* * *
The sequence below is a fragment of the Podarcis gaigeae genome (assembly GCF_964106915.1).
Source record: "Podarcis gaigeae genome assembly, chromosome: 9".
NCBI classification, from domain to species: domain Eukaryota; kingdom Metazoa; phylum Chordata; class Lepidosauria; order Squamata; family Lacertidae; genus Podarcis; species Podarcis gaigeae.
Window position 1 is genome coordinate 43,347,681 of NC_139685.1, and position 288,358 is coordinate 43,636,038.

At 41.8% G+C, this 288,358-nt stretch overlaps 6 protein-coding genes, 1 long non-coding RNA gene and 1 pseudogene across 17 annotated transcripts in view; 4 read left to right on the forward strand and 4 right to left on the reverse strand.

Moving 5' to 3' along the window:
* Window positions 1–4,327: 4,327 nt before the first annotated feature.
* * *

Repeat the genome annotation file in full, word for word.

The sequence below is a fragment of the Podarcis gaigeae genome (assembly GCF_964106915.1).
Source record: "Podarcis gaigeae genome assembly, chromosome: 9".
NCBI classification, from domain to species: domain Eukaryota; kingdom Metazoa; phylum Chordata; class Lepidosauria; order Squamata; family Lacertidae; genus Podarcis; species Podarcis gaigeae.
Window position 1 is genome coordinate 43,347,681 of NC_139685.1, and position 288,358 is coordinate 43,636,038.

At 41.8% G+C, this 288,358-nt stretch overlaps 6 protein-coding genes, 1 long non-coding RNA gene and 1 pseudogene across 17 annotated transcripts in view; 4 read left to right on the forward strand and 4 right to left on the reverse strand.

Moving 5' to 3' along the window:
* Window positions 1–4,327: 4,327 nt before the first annotated feature.